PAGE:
Tuesday 2 February 2010

The Optomec Position

Today Optomec will introduce its Aerosol Jet Display Lab System to the American market at the FlexTech 2010 Conference in Phoenix, Arizona, USA. The system has been designed and developed for the production of next generation touch screen and display applications.

Optomec is a company that intrigues me. Its proprietary LENS additive process has been around for many years and is well established and utilised among savvy clients in advanced sectors such as aerospace and defence. The applications for the LENS process have proved diverse — manufacturing and repairing high value metal components from aircraft engine parts to medical implants. However, the company often seems to fly below general radar levels, quietly going about its business.

The Aerosol Jet Display Lab goes a step further than LENS, it is an advanced additive platform that utilises Optomec’s patented Aerosol Jet technology, which in turn enables high resolution deposition of a wide variety of materials including conductive nano-particle inks, insulators, dielectrics, polymers, adhesives and other advanced materials. The system can print onto a wide variety of flexible and rigid substrates.

Despite the US launch today, a number of customers in Asia, including a leading industrial electronics research institute and a leading touch screen company, have already purchased and taken delivery of their Aerosol Jet Display Lab systems, which are being used to develop applications such as bridge/jumper circuits for bus lines on ITO/Glass, edge circuits for handheld displays, and fully printed Thin Film Transistors.

According to Optomec, the benefits of the Aerosol Jet Direct Write technology are the multi-material, fine line (<10 um) printing capability which eliminates many process steps/costs associated with current photolithographic and vacuum based display manufacturing processes. Also, the Aerosol Jet Print Engine can be integrated into automation platforms to meet high volume display production requirements. Multi-nozzle dispensing heads can be configured to meet specific end-user throughput needs. The additive process employed by Aerosol Jet technology reduces environmental impact by minimizing waste and chemicals that are prevalent in traditional electronics’ manufacturing processes.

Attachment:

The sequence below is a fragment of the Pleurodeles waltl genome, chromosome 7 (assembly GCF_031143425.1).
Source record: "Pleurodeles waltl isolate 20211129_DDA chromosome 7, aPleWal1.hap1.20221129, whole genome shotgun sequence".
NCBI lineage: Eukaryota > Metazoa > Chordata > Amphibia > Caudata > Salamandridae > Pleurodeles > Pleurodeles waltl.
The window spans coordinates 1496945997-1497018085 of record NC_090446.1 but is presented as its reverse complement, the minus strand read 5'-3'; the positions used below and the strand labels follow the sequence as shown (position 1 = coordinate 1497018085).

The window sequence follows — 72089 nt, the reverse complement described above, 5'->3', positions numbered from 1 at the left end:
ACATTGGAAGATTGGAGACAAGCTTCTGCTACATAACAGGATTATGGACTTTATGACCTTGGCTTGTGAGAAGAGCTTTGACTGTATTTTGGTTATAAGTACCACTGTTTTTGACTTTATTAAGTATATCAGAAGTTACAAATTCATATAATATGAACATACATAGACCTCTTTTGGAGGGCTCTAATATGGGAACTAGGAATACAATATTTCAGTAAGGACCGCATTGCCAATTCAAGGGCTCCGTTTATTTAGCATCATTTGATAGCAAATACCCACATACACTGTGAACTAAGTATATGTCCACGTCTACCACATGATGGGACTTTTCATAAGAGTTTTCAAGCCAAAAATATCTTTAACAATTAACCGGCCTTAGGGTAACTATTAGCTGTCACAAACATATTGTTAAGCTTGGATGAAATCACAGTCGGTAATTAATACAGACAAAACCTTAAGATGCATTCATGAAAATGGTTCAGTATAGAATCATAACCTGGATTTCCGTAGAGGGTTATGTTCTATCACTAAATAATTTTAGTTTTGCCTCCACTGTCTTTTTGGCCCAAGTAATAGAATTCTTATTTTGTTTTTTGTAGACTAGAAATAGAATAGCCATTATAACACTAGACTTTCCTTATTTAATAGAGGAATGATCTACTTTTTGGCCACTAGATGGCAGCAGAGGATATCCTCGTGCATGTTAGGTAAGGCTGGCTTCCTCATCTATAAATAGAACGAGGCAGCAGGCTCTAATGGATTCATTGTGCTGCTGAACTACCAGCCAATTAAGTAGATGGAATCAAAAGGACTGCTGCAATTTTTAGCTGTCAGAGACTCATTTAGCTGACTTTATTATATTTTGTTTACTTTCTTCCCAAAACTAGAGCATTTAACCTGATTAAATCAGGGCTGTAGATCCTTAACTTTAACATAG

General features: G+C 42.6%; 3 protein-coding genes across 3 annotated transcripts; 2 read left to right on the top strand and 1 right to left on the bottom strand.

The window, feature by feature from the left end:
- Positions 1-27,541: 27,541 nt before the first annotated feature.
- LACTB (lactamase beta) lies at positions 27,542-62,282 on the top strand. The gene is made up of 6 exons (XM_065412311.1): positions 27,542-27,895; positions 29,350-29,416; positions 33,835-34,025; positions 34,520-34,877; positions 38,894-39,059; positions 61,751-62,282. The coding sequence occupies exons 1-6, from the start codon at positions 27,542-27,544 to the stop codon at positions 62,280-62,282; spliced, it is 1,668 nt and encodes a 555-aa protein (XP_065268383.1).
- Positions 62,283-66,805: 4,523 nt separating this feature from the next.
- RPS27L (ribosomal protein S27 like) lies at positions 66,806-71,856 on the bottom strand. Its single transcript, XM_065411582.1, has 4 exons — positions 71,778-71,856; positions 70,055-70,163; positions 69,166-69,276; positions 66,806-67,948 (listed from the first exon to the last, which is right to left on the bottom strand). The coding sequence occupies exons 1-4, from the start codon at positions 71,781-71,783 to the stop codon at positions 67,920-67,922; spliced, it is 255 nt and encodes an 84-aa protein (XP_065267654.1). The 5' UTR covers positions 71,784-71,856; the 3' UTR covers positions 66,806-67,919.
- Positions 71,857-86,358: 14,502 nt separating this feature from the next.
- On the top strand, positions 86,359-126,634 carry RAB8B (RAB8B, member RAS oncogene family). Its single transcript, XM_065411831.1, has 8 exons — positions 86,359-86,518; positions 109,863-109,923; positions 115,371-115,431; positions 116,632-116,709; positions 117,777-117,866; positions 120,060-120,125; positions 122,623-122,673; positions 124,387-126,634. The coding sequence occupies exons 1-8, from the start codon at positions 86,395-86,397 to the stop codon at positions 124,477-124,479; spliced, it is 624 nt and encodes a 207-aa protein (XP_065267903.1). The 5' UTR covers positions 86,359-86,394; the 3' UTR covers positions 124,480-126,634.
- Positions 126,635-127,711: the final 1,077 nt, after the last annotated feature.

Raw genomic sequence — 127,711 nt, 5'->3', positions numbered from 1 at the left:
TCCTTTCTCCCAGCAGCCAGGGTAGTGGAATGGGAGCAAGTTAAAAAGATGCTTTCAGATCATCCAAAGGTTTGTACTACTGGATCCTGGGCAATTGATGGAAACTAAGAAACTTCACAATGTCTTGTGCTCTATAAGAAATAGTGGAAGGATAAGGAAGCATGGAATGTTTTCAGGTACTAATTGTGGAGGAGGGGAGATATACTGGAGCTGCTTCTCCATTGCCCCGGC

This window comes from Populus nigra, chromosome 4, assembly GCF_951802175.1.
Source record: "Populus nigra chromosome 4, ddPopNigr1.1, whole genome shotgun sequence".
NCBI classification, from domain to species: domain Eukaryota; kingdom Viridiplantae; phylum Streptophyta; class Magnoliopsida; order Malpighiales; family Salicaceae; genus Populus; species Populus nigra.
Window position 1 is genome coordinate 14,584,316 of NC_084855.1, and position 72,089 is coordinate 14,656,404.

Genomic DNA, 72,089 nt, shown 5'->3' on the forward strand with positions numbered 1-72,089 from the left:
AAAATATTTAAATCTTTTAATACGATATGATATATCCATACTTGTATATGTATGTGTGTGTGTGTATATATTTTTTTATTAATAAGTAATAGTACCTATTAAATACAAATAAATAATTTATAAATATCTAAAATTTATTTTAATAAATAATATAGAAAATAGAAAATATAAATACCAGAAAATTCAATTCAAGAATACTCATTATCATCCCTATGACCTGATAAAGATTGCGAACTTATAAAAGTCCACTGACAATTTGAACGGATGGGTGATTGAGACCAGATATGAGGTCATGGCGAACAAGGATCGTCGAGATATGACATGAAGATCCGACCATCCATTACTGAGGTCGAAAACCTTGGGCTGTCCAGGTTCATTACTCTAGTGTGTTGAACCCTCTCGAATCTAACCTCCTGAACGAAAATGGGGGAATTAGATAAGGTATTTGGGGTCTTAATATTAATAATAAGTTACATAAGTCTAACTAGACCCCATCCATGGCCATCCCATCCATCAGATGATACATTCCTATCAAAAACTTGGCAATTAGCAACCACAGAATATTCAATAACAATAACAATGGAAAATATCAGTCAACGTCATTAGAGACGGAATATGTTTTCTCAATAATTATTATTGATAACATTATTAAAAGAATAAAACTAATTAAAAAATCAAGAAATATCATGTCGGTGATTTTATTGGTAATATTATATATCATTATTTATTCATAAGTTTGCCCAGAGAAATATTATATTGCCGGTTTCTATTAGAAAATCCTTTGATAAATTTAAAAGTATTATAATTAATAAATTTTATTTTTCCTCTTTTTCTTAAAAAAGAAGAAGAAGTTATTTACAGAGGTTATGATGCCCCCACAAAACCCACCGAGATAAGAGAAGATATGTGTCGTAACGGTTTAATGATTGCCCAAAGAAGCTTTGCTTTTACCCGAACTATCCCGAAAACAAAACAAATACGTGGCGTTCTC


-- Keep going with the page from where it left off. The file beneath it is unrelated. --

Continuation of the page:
The company has released a huge amount of information — with very little fanfare — all of which has even greater implications for future development.

The things that really stand out for me are:

• the high resolution deposition of nano-particles
• companies in the middle East are already using the systems
• multi-material deposition
• < 10 ┬Ám printing capability.
• and last, but by no means least, the system was developed for a specific application, and Optomec launch direct to its target market at FlexTech, an event dedicated to flexible technology for electronics and displays.

Basically, when a company bylines itself as "the world-leading provider of additive manufacturing systems for high-performance applications" my instinctive response is, 'yeah, yeah, you and every other AM vendor'. In this instance though, with a significant and very noticeable lack of hype around the company, I am inclined to agree that Optomec is making huge strides that are ahead of the game.

[NB: I have absolutely no commercial / financial interests in Optomec or associated companies.]

The Solido Announcement

Solido, true to its word, unveiled its new pricing structure for the Solido SD300 Pro 3D printer at SolidWorks World 2010 yesterday. It is not quite the watershed price that some would have liked to have seen, but it is certainly well below the $5000 benchmark that Desktop Factory was aiming for this time last year. At $2950 Solido seems to be making the right noises to draw a crowd and has, on the face of it, laid down the gauntlet to the rest of the market.

There is a sting in the tail though, unfortunately. That price is for the machine only! The full Value Pack, which includes the printer, 8 (XY) cuttings knives, 4 magnetic pads, 24 modelling kits (modeling material, glue cartridge and anti-glue cassette), SDView software, a 12 month warranty and 12 months free software upgrade and hotline support, costs $14,950.

Not quite the leap forward that is needed to prompt new users to give this a go.

There is not a huge amount of 'chat' going on about this either, which is generally a good indicator of impact for an announcement like this. There was more said pre-announcement than post. Compare the couple of mumblings (including my own) about the actual Solido news with the tirade of commentary that followed the Stratasys/HP announcement a couple of weeks ago.

I do think that Solido has a sound product that produces good models, however, regrettably, I think the company has missed an opportunity here at a key time in the history of 3D Printing, and that this is more PR stunt than a real effort to broaden the 3D printing user community.

I understand how a product has to be commercially viable, it needs to make money. That's a given, that's business. That said, I don't know how much of a margin is involved here, although I could probably make an educated guess. But while Solido is effectively an SME, it has some powerful backers and I believe it would have been in the company's long term interests to take a bolder stand.

[NB: I have absolutely no commercial / financial interests in Solido or associated companies.]